In one of its periodic efforts to deny the devastating effects of its siege of Gaza, the Israeli occupation army published a blog post on 12 August claiming that Palestinians in Gaza are “out in force, enjoying themselves in sparkling new malls, beautiful beaches and hotels, and doing their shopping in pristine grocery stores and markets heaving with fresh produce.”
The “IDF blog” includes the impressive photo above of a shopping mall where Palestinians in Gaza are supposedly shopping for the latest imported fashions.
I showed the photo to The Electronic Intifada’s correspondent in Gaza, Rami Almeghari. His reaction: “I can assure you that there is no such mall in Gaza.” Rami is quite right.
If you do a Google Image search using the image from the “IDF” blog post, the same image turns up associated with the Metro Plaza shopping mall in Kolkata, India as well as several other places.
Where is it really?
But the “Gaza mall” photo published by the Israeli army is actually an image of the Suria KLCC Mall in Kuala Lumpur, Malaysia, as numerous user-generated photographs on the travel review site TripAdvisor.com attest.
You can also see many people shopping at the mall – in Malaysia – in this video:
Israeli army sources: anti-Palestinian, Islamophobic blogs
Before publishing it on 12 August on its English-language website, the Israeli army published the same post in French on 4 August.
It was then published by the anti-Palestinian website Tribune Juive the same day.
But some of the material had already circulated on many other Islamophobic websites long before.
For example, the same Kuala Lumpur mall photo, purportedly in Gaza, appeared on a virulently Islamophobic blog called “Barenaked Islam” in April 2012, and was disseminated on Facebook by “Geert Wilders supporters,” a page dedicated to the Islamophobic Dutch politician.
It also appeared on “Religion of Peace,” another anti-Muslim hate site.
It would appear that the Israeli army gets its information about Gaza from Islamophobic hate sites.
The Kuala Lumpur shopping mall is vastly bigger than any commercial facility anywhere in Gaza.
But another image, the supermarket shown on the “IDF” blog, appears to be the Metro supermarket in Gaza. I didn’t visit it, but I did visit the Abu Dallal supermarket in Nuseirat refugee camp.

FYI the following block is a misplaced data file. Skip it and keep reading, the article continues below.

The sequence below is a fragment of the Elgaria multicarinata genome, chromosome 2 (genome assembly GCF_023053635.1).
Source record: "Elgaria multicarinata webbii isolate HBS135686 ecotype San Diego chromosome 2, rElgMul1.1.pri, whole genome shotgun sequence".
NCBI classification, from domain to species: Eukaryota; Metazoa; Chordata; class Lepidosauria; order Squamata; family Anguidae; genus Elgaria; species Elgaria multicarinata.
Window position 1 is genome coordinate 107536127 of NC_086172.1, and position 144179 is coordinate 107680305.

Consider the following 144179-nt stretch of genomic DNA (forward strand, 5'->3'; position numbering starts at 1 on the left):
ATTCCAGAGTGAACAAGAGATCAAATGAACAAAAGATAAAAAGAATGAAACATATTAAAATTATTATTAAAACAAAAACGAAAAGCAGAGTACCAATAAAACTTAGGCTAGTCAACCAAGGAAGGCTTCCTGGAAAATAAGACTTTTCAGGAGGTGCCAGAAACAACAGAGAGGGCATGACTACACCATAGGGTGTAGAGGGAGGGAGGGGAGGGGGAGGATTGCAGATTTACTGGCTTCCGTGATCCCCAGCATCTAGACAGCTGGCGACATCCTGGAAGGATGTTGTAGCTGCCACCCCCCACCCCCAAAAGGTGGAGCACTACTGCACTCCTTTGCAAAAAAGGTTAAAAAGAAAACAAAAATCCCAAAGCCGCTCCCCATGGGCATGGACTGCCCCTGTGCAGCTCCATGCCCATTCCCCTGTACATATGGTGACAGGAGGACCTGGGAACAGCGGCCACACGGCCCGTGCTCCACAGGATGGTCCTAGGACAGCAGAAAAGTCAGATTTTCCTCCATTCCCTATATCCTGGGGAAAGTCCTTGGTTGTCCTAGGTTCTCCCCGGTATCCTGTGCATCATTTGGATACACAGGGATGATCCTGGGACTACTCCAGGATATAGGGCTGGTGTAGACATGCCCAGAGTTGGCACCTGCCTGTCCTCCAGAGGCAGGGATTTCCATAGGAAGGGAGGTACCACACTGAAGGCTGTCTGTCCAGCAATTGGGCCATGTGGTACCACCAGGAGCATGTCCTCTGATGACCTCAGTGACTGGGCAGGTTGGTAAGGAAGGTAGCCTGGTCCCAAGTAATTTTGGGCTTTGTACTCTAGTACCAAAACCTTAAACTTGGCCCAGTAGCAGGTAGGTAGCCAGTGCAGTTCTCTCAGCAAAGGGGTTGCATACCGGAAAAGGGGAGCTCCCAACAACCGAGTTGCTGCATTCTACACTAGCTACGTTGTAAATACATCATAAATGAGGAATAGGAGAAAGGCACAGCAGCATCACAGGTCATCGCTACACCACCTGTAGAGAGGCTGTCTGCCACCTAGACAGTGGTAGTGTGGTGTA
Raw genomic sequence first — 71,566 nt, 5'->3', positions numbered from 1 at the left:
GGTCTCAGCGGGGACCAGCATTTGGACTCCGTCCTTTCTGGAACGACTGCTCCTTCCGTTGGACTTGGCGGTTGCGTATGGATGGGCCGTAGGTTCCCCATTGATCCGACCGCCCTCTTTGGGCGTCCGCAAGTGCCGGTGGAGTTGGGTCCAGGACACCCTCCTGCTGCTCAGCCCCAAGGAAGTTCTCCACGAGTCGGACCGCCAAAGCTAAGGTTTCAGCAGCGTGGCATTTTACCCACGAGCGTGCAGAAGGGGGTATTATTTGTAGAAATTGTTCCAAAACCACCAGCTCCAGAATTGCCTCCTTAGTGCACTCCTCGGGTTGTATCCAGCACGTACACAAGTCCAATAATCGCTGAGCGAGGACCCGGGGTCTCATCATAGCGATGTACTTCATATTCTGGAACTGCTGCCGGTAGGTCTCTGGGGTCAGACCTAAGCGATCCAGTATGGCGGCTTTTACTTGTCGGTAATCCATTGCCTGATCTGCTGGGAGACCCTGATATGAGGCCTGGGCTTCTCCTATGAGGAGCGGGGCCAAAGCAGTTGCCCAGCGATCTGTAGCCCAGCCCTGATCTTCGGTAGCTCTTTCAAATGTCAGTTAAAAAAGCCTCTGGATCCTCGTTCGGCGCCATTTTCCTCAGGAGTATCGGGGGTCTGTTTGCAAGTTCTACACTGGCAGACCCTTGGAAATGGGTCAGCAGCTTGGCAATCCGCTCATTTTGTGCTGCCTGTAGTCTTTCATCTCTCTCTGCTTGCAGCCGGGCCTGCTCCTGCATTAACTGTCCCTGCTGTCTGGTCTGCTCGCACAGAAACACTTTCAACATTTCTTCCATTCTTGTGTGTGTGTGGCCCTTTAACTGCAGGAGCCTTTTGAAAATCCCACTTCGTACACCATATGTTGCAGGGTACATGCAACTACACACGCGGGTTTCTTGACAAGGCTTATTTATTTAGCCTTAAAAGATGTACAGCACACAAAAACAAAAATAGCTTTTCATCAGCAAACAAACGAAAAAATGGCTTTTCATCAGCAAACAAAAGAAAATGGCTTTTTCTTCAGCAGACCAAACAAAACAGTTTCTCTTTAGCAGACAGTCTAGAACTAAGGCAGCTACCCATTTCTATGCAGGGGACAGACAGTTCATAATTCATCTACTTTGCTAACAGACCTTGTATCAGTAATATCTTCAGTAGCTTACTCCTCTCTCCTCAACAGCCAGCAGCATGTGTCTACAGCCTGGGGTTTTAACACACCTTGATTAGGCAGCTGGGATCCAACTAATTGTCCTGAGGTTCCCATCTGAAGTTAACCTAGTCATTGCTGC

I was told that Abu Dallal is one of largest supermarkets in Gaza. By American, European, or Jordanian standards it is not very big, smaller than an average CVS or Boots drugstore.
More important than its size, however, is that like other stores in Gaza, it is packed full of Israeli goods.
That’s one of the ways the Israeli blockade creates dependency: While Gaza industry and agriculture are devastated by the siege, Israel is happy enough to see its own companies profiting from people in Gaza, siphoning off what little income they have, whether from work, humanitarian aid or remittances abroad, by selling them Israeli goods.
Poverty and dependency are the real effects of siege
But Israel is much more restrictive when it comes to supplies that meet basic needs and could allow Gaza to move out of dependency. There is, for example, a shortage of 250 schools for Gaza’s children, which cannot be built due to the lack of building supplies.
And the reality is that while there is food in Gaza, “severe poverty has increased over years of closure and because of travel restrictions,” Gisha, an Israeli nongovermental organization that monitors the siege, noted in a recent factsheet.
More than 70 percent of the Gaza population receives some form of humanitarian aid, compared with one third in the year 2000.
Since the Egyptian military coup on 3 July, the Egyptian army, which works closely with Israel, has been instensifying its effort to destroy the tunnels.
Israel continues to crush Gaza’s export industries. According to the UN Office for the Coordination of Humanitarian Affairs, Israel has allowed a total of 94 trucks out of Gaza in 2013 – that’s about a dozen a month from a population of almost 1.7 million people. Insignificant.
By contrast, in 2007, the year before the siege began to bite, more than 5,000 trucks were allowed out of Gaza. In 2001 it was 15,000.
The Israeli army’s cynical propaganda is supposed to distract people from the fact that the vast majority of people in Gaza live in deep poverty and a very precarious economic situation, without electricity for 8-12 hours per day, and depend on humanitarian aid, due to Israel.
The lesson: learn the facts and don’t be taken in by Israeli army fabrications.
Update: 15 August
Following the publication of this post, the Israeli army removed the photo and told Israel’s Haaretz that it had been a mistake made in “good faith.”
It also tweeted out an acknowledgment that the photo was “incorrectly sourced” – though without noting that its source was an Islamophobic hate site peddling fabrications and anti-Palestinian propaganda.